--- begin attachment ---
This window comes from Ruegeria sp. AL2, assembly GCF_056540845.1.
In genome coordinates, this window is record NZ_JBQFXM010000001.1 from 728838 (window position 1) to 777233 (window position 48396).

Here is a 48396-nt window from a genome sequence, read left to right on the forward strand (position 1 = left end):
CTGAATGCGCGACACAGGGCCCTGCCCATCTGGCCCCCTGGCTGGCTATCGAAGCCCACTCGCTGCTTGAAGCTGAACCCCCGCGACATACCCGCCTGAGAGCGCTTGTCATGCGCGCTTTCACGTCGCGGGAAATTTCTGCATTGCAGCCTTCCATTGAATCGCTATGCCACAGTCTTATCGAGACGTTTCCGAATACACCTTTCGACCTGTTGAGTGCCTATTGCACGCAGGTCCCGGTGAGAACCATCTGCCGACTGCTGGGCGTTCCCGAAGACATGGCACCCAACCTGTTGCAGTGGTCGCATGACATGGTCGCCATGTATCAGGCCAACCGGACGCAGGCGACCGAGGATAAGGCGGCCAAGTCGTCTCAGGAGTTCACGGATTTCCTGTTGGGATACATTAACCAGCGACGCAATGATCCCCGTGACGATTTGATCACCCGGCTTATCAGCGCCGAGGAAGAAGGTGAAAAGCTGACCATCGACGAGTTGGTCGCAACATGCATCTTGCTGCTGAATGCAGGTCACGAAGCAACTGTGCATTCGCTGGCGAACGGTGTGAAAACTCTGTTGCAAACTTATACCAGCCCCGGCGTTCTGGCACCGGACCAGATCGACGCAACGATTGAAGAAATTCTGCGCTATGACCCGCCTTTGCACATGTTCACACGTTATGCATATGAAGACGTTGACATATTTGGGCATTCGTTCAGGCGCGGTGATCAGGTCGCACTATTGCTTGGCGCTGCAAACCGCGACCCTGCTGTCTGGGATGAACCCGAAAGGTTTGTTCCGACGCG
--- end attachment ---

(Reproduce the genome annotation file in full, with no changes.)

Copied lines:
This window comes from Ruegeria sp. AL2, assembly GCF_056540845.1.
In genome coordinates, this window is record NZ_JBQFXM010000001.1 from 728838 (window position 1) to 777233 (window position 48396).

Here is a 48396-nt window from a genome sequence, read left to right on the forward strand (position 1 = left end):
CTGAATGCGCGACACAGGGCCCTGCCCATCTGGCCCCCTGGCTGGCTATCGAAGCCCACTCGCTGCTTGAAGCTGAACCCCCGCGACATACCCGCCTGAGAGCGCTTGTCATGCGCGCTTTCACGTCGCGGGAAATTTCTGCATTGCAGCCTTCCATTGAATCGCTATGCCACAGTCTTATCGAGACGTTTCCGAATACACCTTTCGACCTGTTGAGTGCCTATTGCACGCAGGTCCCGGTGAGAACCATCTGCCGACTGCTGGGCGTTCCCGAAGACATGGCACCCAACCTGTTGCAGTGGTCGCATGACATGGTCGCCATGTATCAGGCCAACCGGACGCAGGCGACCGAGGATAAGGCGGCCAAGTCGTCTCAGGAGTTCACGGATTTCCTGTTGGGATACATTAACCAGCGACGCAATGATCCCCGTGACGATTTGATCACCCGGCTTATCAGCGCCGAGGAAGAAGGTGAAAAGCTGACCATCGACGAGTTGGTCGCAACATGCATCTTGCTGCTGAATGCAGGTCACGAAGCAACTGTGCATTCGCTGGCGAACGGTGTGAAAACTCTGTTGCAAACTTATACCAGCCCCGGCGTTCTGGCACCGGACCAGATCGACGCAACGATTGAAGAAATTCTGCGCTATGACCCGCCTTTGCACATGTTCACACGTTATGCATATGAAGACGTTGACATATTTGGGCATTCGTTCAGGCGCGGTGATCAGGTCGCACTATTGCTTGGCGCTGCAAACCGCGACCCTGCTGTCTGGGATGAACCCGAAAGGTTTGTTCCGACGCG